Most of the sparse audience stood near the stage for SKATERS’ Grog Shop show on the last day of March. While some people bobbed their heads, others got into a strange interpretive dance they called “passing the orb,” but no one was really getting into it the way you’re supposed to.
And for a rock concert, that was pretty awkward.
You could see it affect the opening band, The Bakers, who played accurately but seemed depressed about the tiny crowd. While the band behind him cruised into songs, singer Bryan Viviani yelled into the microphone, a little tone deaf, riffing mad guitar solos. The band was accurate, fast and exciting, but I couldn’t tell you a single word of their lyrics.
Next up was Team Spirit, and the name couldn’t have been more accurate to depict their attitude on stage. “Yeaaahhhhhh Cleeevelannnnnddd!” yelled singer Ayad Al Adhamy, a crazy smile spread across his face, topped by a tiny, almost comical mustache.
As the odd group warmed up and tested the sound on stage, the sound guy flickered lights above them crazily, and Adhamy said, “Best sound check ever!” Even with just eight people standing in front of them, they were excited to be there.
Team Spirit’s songs included topics like murder, deals with the devil and love (but not the good kind of love). Adhamy slugged back a beer on stage, then shared the same bottle with guitarist Kieren Smith and bassist Dan De Lara.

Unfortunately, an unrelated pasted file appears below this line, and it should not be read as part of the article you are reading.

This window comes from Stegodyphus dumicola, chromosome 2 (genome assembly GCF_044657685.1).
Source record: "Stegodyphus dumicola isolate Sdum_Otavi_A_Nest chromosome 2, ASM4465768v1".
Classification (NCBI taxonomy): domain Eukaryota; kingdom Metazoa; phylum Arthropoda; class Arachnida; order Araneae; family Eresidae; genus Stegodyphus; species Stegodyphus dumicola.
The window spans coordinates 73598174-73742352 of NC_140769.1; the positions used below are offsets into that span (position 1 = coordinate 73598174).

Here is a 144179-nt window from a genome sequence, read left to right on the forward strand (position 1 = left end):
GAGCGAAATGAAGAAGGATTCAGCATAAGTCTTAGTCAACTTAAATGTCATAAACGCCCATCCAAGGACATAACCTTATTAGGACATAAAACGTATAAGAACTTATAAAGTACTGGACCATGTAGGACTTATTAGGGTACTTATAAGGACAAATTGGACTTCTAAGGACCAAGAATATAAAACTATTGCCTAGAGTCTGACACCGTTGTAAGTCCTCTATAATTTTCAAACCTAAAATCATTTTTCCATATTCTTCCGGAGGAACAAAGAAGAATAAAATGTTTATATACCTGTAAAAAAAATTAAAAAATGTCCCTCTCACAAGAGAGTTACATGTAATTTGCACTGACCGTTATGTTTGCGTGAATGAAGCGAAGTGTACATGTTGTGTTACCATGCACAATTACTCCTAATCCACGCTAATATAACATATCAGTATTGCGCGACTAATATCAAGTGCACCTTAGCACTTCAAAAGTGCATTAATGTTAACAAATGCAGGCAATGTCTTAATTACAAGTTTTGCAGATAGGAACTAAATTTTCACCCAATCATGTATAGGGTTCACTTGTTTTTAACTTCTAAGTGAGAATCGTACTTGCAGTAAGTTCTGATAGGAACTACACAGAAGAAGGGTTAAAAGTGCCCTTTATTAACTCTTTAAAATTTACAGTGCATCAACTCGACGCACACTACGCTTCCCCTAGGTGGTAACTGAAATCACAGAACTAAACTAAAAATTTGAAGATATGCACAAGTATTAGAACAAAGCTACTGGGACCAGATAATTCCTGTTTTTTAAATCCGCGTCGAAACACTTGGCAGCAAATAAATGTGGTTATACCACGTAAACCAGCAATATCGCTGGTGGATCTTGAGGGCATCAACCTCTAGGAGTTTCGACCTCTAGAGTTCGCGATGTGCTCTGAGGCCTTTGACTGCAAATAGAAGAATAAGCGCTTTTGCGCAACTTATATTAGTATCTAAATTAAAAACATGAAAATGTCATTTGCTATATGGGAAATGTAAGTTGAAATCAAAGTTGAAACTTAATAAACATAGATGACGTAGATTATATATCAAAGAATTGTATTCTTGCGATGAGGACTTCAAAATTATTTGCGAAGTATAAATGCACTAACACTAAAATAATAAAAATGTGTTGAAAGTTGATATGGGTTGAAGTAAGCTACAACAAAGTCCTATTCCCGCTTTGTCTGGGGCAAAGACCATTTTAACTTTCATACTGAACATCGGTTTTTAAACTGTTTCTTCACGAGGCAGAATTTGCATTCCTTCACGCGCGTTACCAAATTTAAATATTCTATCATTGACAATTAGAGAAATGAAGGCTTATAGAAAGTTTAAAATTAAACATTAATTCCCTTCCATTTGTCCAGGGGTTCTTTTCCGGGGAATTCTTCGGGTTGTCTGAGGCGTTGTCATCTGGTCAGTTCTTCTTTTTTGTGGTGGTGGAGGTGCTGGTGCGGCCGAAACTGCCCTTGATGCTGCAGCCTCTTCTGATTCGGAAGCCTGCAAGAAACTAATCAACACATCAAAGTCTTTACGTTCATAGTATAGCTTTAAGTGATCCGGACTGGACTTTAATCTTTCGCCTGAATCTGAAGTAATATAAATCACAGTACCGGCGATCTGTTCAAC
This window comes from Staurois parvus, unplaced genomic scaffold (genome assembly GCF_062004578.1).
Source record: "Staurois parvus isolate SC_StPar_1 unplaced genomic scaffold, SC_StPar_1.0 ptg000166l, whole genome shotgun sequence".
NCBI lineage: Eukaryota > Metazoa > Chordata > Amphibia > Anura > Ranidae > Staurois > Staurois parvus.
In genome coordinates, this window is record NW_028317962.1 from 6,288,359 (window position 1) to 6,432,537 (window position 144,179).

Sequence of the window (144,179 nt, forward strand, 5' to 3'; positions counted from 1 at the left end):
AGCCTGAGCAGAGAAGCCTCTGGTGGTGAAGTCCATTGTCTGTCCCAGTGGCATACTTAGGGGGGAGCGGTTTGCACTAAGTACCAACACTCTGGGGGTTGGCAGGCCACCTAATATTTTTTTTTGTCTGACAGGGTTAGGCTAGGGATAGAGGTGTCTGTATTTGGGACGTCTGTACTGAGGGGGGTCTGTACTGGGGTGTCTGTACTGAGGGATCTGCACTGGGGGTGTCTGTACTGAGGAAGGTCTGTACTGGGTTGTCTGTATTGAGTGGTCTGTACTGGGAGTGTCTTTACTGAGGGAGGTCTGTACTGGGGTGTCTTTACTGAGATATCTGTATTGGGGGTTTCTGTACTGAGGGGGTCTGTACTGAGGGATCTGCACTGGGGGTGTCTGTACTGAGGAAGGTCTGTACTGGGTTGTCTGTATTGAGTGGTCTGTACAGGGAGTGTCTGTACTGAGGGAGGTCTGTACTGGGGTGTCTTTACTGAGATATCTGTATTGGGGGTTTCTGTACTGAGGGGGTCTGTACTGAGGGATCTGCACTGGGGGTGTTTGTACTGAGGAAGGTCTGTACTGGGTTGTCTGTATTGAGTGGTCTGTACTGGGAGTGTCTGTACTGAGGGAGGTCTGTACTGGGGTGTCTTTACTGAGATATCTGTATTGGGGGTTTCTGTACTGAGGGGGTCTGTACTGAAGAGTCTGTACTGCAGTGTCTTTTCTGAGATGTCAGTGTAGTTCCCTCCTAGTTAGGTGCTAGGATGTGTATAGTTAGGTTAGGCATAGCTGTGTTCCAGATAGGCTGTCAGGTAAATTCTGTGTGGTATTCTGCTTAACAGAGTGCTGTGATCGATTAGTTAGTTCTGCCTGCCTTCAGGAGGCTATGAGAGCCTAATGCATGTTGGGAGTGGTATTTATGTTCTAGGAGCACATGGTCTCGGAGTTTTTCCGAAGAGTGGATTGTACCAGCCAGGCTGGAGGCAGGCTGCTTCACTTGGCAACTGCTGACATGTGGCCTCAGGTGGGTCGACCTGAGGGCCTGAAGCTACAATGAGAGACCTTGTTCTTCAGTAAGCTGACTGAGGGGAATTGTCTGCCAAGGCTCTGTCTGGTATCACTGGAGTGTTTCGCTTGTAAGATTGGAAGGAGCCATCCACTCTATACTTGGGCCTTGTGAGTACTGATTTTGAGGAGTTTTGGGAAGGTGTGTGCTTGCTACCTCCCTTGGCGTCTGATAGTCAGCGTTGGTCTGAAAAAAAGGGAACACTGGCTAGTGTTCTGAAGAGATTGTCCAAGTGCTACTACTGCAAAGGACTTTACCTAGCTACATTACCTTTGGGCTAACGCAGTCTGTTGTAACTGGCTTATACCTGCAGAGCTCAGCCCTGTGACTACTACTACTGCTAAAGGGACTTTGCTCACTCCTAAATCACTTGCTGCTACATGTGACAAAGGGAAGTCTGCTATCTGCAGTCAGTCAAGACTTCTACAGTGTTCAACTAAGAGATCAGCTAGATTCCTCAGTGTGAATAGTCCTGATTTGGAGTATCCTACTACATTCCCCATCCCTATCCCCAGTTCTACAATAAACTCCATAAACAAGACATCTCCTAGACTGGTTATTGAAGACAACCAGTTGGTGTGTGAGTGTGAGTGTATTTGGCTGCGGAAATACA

At the end of the band’s set, Adhamy carried his guitar and mic stand to the floor of the Grog Shop, and kneeled down, asking the audience to kneel down with him. In a small, story time circle, he sung out the lyrics quietly. Then, as it built, he slowly stood and then ended it off by running around the room.
By the time SKATERS hopped on stage, Team Spirit had prepared the audience for a great show.
But SKATERS didn’t make a typical entrance: The lights were off, and “The Final Countdown” was blasting. Once everyone had taken their places, they were ready to jam. But for the first couple of songs, they didn’t pause to talk to the audience.
The music combined reggae, punk, rock and other cultural styles. Songs like “Change Your Mind,” “Armed” and “I Wanna Dance (But I Don’t Know How)” had a single, front-row, number one fan audience member belting the lyrics out along with them. A few other fans were pretty devoted; two women had followed the band from their last show, a few days earlier in Columbus, Ohio.
It wasn’t hard to see why SKATERS had their own mini cult-following. The whole show ended exactly as I would have expected from a punk rock concert: with everyone rocking out simultaneously to flashing lights. Afterwards, my ears rang.
SKATERS played their songs accurately enough to immediately recognize them, but messily enough to make it feel alive. There may not have been many people to appreciate what they were doing at the Grog Shop on Monday (and it may have been a little more fun if there was more of a crowd), but they still had a good jam.